Republicans are moving forward with their plan to repeal and replace Obamacare, making several concessions to conservatives that appear to have put the American Health Care Act on track for passage late next week.
House Majority Leader Kevin McCarthy, R-Calif., predicted “there will be no upsets” when lawmakers vote on the proposal next Thursday, which coincides with the seven-year anniversary of President Obama's signing of the Affordable Care Act.
Here’s the latest:
The art of the deal
President Trump met with several influential conservatives from the Republican Study Committee in the Oval Office today, committing to make several changes to the bill, including providing states with the option to block-grant Medicaid, which empowers states to spend Medicaid funds from the federal government however they want. The legislation will also be amended to include work requirements for Medicaid recipients who are able-bodied and without dependents.
Conservatives also received a commitment from the president to ensure that tax credits in the plan cannot be used to pay for abortions.
Trump told reporters that those changes had persuaded several Republicans who had been leaning against the measure to vote for it.
“These folks were noes, mostly noes yesterday, and now, every single one is a yes,” Trump said. “I just want to say, ‘Thank you.’ We are going to have a health care plan that is second to none. It’s going to be great.”
Any barriers left?
It is unclear whether the changes could cause some moderate Republicans to abandon support for the legislation, although McCarthy’s plans to proceed to a vote next week indicate his confidence that his vote count has sufficient backing for passage.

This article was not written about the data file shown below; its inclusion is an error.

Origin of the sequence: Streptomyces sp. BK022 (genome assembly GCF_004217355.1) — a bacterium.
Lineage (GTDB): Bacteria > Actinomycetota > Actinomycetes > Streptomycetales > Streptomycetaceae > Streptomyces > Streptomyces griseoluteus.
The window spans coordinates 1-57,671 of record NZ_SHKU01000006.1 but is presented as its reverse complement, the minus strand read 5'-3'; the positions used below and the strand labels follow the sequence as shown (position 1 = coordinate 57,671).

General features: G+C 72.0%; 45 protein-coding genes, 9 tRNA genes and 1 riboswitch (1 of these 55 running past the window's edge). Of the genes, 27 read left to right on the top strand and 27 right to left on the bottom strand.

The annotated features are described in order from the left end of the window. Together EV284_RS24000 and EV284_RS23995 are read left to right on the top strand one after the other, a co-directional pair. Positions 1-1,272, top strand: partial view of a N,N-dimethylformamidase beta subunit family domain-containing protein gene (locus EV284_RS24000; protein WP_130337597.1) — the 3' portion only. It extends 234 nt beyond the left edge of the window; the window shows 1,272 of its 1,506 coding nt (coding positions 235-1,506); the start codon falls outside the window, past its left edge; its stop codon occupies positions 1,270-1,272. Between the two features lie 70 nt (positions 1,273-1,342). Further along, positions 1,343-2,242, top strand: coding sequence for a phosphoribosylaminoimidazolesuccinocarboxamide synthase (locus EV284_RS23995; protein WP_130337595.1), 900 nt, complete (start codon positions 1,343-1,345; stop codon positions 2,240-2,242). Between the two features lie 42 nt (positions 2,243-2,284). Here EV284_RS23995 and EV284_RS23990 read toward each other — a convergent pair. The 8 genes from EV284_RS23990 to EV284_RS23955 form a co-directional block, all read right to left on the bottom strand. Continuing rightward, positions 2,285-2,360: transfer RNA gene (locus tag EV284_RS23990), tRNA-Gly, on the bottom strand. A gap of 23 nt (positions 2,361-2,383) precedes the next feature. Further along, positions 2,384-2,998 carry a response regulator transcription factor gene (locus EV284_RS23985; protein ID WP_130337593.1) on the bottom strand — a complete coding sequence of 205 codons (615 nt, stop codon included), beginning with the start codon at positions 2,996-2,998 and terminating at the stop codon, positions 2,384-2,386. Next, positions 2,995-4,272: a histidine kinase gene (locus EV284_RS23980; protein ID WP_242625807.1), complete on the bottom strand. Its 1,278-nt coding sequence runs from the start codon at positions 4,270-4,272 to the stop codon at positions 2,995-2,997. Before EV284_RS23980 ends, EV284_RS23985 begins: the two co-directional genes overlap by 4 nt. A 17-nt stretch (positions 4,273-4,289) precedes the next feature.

“On balance and with the changes we agreed to in the bill’s final text, I can vote for it,” Rep. Mark Walker of North Carolina, the chairman of the Republican Study Committee, stated. “We will continue working to advocate changes to the bill, and hope the legislation improves in the Senate.”
Other conservatives from the House Freedom Caucus, like Rep. Mark Meadows, were not satisfied with the agreement, although Republicans can afford to lose 21 votes from within their conference before the bill is killed.
The House Freedom Caucus still opposes the GOP replacement bill in its current form.— House Freedom Caucus (@freedomcaucus) March 17, 2017
The next step for the legislation is consideration in the House Rules Committee, where the underlying legislation is expected to be amended to include today’s developments. Timing for that hearing has yet to be announced, but is expected as soon as Monday evening.